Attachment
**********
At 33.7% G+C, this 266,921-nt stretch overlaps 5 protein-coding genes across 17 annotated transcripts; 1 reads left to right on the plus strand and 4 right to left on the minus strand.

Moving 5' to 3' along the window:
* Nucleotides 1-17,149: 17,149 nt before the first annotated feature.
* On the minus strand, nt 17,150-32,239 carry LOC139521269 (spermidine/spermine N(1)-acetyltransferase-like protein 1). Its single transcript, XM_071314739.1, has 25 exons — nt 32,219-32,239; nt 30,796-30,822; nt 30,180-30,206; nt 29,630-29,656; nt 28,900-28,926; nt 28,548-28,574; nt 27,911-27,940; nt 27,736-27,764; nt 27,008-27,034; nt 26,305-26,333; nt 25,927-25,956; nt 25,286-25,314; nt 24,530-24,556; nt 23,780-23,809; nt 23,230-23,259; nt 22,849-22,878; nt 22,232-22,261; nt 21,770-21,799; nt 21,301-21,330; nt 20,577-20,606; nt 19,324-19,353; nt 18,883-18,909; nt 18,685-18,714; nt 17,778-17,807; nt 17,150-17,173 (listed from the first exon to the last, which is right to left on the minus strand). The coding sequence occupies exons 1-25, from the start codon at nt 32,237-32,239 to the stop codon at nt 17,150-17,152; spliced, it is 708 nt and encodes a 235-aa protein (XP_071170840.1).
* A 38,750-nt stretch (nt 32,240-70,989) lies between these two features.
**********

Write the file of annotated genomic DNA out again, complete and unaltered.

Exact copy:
At 33.7% G+C, this 266,921-nt stretch overlaps 5 protein-coding genes across 17 annotated transcripts; 1 reads left to right on the plus strand and 4 right to left on the minus strand.

Moving 5' to 3' along the window:
* Nucleotides 1-17,149: 17,149 nt before the first annotated feature.
* On the minus strand, nt 17,150-32,239 carry LOC139521269 (spermidine/spermine N(1)-acetyltransferase-like protein 1). Its single transcript, XM_071314739.1, has 25 exons — nt 32,219-32,239; nt 30,796-30,822; nt 30,180-30,206; nt 29,630-29,656; nt 28,900-28,926; nt 28,548-28,574; nt 27,911-27,940; nt 27,736-27,764; nt 27,008-27,034; nt 26,305-26,333; nt 25,927-25,956; nt 25,286-25,314; nt 24,530-24,556; nt 23,780-23,809; nt 23,230-23,259; nt 22,849-22,878; nt 22,232-22,261; nt 21,770-21,799; nt 21,301-21,330; nt 20,577-20,606; nt 19,324-19,353; nt 18,883-18,909; nt 18,685-18,714; nt 17,778-17,807; nt 17,150-17,173 (listed from the first exon to the last, which is right to left on the minus strand). The coding sequence occupies exons 1-25, from the start codon at nt 32,237-32,239 to the stop codon at nt 17,150-17,152; spliced, it is 708 nt and encodes a 235-aa protein (XP_071170840.1).
* A 38,750-nt stretch (nt 32,240-70,989) lies between these two features.